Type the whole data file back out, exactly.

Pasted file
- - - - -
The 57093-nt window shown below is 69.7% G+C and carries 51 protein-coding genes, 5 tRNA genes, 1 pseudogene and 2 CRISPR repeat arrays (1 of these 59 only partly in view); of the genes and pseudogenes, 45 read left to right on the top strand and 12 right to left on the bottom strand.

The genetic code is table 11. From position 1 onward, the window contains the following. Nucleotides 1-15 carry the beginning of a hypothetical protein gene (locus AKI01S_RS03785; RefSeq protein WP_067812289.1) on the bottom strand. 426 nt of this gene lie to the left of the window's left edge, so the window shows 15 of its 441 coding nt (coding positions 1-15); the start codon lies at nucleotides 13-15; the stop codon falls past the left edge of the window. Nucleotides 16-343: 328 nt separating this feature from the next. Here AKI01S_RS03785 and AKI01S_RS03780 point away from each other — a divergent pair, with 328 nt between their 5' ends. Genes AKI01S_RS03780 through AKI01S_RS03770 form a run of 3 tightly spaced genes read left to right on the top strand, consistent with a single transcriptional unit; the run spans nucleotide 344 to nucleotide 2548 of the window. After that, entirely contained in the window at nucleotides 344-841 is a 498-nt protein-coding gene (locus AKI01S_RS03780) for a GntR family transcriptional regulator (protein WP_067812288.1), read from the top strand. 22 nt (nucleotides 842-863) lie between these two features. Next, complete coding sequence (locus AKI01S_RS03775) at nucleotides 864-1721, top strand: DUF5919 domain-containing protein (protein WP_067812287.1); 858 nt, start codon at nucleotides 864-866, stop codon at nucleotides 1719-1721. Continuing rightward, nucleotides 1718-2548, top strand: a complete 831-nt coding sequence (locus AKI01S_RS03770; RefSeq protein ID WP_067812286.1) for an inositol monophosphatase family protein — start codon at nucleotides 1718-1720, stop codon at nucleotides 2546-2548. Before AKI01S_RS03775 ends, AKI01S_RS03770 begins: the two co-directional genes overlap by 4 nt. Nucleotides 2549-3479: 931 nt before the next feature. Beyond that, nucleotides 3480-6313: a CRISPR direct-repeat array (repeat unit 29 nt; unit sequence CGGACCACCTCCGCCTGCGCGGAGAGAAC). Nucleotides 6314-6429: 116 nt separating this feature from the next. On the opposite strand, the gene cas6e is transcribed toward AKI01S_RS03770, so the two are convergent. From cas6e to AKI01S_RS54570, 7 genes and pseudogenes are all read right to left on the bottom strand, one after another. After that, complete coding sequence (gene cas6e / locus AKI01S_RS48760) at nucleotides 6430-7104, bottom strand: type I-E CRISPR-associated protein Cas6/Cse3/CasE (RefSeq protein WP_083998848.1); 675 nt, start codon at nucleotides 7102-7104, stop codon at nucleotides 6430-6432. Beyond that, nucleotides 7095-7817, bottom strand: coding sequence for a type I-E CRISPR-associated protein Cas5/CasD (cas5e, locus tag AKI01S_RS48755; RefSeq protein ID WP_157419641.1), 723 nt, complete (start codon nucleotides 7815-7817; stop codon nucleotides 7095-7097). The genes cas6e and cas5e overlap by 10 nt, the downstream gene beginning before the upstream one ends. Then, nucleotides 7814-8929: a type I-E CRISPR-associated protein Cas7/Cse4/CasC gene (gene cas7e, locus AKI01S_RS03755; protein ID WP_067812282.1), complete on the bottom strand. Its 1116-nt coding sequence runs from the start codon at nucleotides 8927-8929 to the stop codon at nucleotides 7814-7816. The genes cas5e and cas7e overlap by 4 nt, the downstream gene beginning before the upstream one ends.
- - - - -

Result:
The 57093-nt window shown below is 69.7% G+C and carries 51 protein-coding genes, 5 tRNA genes, 1 pseudogene and 2 CRISPR repeat arrays (1 of these 59 only partly in view); of the genes and pseudogenes, 45 read left to right on the top strand and 12 right to left on the bottom strand.

The genetic code is table 11. From position 1 onward, the window contains the following. Nucleotides 1-15 carry the beginning of a hypothetical protein gene (locus AKI01S_RS03785; RefSeq protein WP_067812289.1) on the bottom strand. 426 nt of this gene lie to the left of the window's left edge, so the window shows 15 of its 441 coding nt (coding positions 1-15); the start codon lies at nucleotides 13-15; the stop codon falls past the left edge of the window. Nucleotides 16-343: 328 nt separating this feature from the next. Here AKI01S_RS03785 and AKI01S_RS03780 point away from each other — a divergent pair, with 328 nt between their 5' ends. Genes AKI01S_RS03780 through AKI01S_RS03770 form a run of 3 tightly spaced genes read left to right on the top strand, consistent with a single transcriptional unit; the run spans nucleotide 344 to nucleotide 2548 of the window. After that, entirely contained in the window at nucleotides 344-841 is a 498-nt protein-coding gene (locus AKI01S_RS03780) for a GntR family transcriptional regulator (protein WP_067812288.1), read from the top strand. 22 nt (nucleotides 842-863) lie between these two features. Next, complete coding sequence (locus AKI01S_RS03775) at nucleotides 864-1721, top strand: DUF5919 domain-containing protein (protein WP_067812287.1); 858 nt, start codon at nucleotides 864-866, stop codon at nucleotides 1719-1721. Continuing rightward, nucleotides 1718-2548, top strand: a complete 831-nt coding sequence (locus AKI01S_RS03770; RefSeq protein ID WP_067812286.1) for an inositol monophosphatase family protein — start codon at nucleotides 1718-1720, stop codon at nucleotides 2546-2548. Before AKI01S_RS03775 ends, AKI01S_RS03770 begins: the two co-directional genes overlap by 4 nt. Nucleotides 2549-3479: 931 nt before the next feature. Beyond that, nucleotides 3480-6313: a CRISPR direct-repeat array (repeat unit 29 nt; unit sequence CGGACCACCTCCGCCTGCGCGGAGAGAAC). Nucleotides 6314-6429: 116 nt separating this feature from the next. On the opposite strand, the gene cas6e is transcribed toward AKI01S_RS03770, so the two are convergent. From cas6e to AKI01S_RS54570, 7 genes and pseudogenes are all read right to left on the bottom strand, one after another. After that, complete coding sequence (gene cas6e / locus AKI01S_RS48760) at nucleotides 6430-7104, bottom strand: type I-E CRISPR-associated protein Cas6/Cse3/CasE (RefSeq protein WP_083998848.1); 675 nt, start codon at nucleotides 7102-7104, stop codon at nucleotides 6430-6432. Beyond that, nucleotides 7095-7817, bottom strand: coding sequence for a type I-E CRISPR-associated protein Cas5/CasD (cas5e, locus tag AKI01S_RS48755; RefSeq protein ID WP_157419641.1), 723 nt, complete (start codon nucleotides 7815-7817; stop codon nucleotides 7095-7097). The genes cas6e and cas5e overlap by 10 nt, the downstream gene beginning before the upstream one ends. Then, nucleotides 7814-8929: a type I-E CRISPR-associated protein Cas7/Cse4/CasC gene (gene cas7e, locus AKI01S_RS03755; protein ID WP_067812282.1), complete on the bottom strand. Its 1116-nt coding sequence runs from the start codon at nucleotides 8927-8929 to the stop codon at nucleotides 7814-7816. The genes cas5e and cas7e overlap by 4 nt, the downstream gene beginning before the upstream one ends.